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Ohio Pharma Lawsuit Could Cost Drug Makers

Opioid drugs, including prescription painkillers and heroin, killed more than 33,000 people in the U.S. in 2015. That’s more than any year on record according to the U.S. Centers for Disease Control and Prevention.

The state of Ohio is addressing the problem by suing 5 major drug manufacturers and accusing them of misrepresenting the risks of prescription opioid painkillers. These painkillers have helped fuel the current drug addiction epidemic.


The Companies

Ohio filed suit against Purdue Pharma LP, Johnson & Johnson‘s (NYSE:JNJC) Janssen Pharmaceuticals Inc., a unit of Endo International Plc (NASDAQ:ENDPB), Teva Pharmaceutical Industries Ltd.’s (NYSE:TEVAC) Cephalon unit and Allergan Plc (NYSE:AGND).

According to Ohio Attorney General Mike DeWine, the companies helped create the crisis by spending millions of dollars marketing and promoting drugs like OxyContin and Percocet. DeWine says the companies overstated the drugs’ benefits while downplaying their potential addictive nature.

Muted Response

Except for privately owned Purdue, which said, “We share the attorney general’s concerns about the opioid crisis and we are committed to working collaboratively to find solutions,” the other companies either declined to comment or could not be reached for comment.

The suit was filed in Ross County in Southern Ohio where addiction has been a huge problem. According to the filing, the drug companies are accused of violating the Ohio Consumer Sales Practices Act, committing Medicaid fraud, and creating a public nuisance by disseminating false and misleading statements.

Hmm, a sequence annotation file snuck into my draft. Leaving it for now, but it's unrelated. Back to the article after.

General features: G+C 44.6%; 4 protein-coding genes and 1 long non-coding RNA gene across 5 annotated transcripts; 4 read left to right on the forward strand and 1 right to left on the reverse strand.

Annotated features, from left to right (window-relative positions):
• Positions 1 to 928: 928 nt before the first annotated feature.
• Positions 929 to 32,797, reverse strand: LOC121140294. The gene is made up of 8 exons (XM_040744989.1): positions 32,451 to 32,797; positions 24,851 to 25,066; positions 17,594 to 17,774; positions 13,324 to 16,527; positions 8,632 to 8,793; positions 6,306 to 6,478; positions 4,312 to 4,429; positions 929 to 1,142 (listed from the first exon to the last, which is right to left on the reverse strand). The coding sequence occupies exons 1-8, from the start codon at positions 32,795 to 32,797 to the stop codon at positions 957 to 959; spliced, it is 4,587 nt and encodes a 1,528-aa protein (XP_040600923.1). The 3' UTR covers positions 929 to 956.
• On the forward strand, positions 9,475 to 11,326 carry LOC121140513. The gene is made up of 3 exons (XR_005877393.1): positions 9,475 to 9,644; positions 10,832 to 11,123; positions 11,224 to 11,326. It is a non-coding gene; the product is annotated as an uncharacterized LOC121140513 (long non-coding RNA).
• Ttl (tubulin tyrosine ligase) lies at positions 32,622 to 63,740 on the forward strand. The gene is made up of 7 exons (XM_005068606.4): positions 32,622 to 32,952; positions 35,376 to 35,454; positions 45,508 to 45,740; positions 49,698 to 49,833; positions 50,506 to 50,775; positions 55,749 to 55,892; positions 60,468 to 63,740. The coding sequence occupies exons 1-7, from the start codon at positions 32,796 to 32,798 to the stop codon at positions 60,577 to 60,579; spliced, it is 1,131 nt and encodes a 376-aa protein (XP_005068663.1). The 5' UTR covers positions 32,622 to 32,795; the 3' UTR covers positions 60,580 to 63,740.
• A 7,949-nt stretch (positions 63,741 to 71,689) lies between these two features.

Impact Remains To Be Seen

The long term impact of the lawsuit on publicly held drug makers will depend, of course, on the outcome of the cases against them. A similar case, filed in Mississippi in 2015 is still pending. In another case, West Virginia went after major drug distributors and reached settlements that will pay the state tens of millions of dollars.

Perhaps more importantly, these cases, including the one just filed in Ohio, are being scrutinized by state and local governments all over the U.S. Since laws differ from one state to another, the decision about whether to proceed or not is complicated. New York law firm, Labaton Sucharow, is advising states on potential litigation.


Pharmacies Not Off The Hook

Although the Ohio lawsuit is aimed at drug makers, a suit filed by and on behalf of the Cherokee Nation of Oklahoma targeted two large drug distributors plus retailers, Wal-Mart Stores Inc. (NYSE:WMTB), CVS Caremark Corp. (NYSE:CVSC) and Walgreens Boots Alliance Inc. (NASDAQ:WBAC).

The charge is that the distributors and retailers “allowed massive amounts of opioid pills to be diverted from legitimate channels of distribution into the illicit black market in quantities that have fueled the opioid epidemic in the Cherokee Nation.”

The suit alleges the companies ignored red flags and “turned a blind eye” to known problems in their supply chains. According to Cherokee Nation AG, Todd Hembree, the drug companies failed to keep their opioids from being diverted and did nothing to prevent rampant overprescribing.

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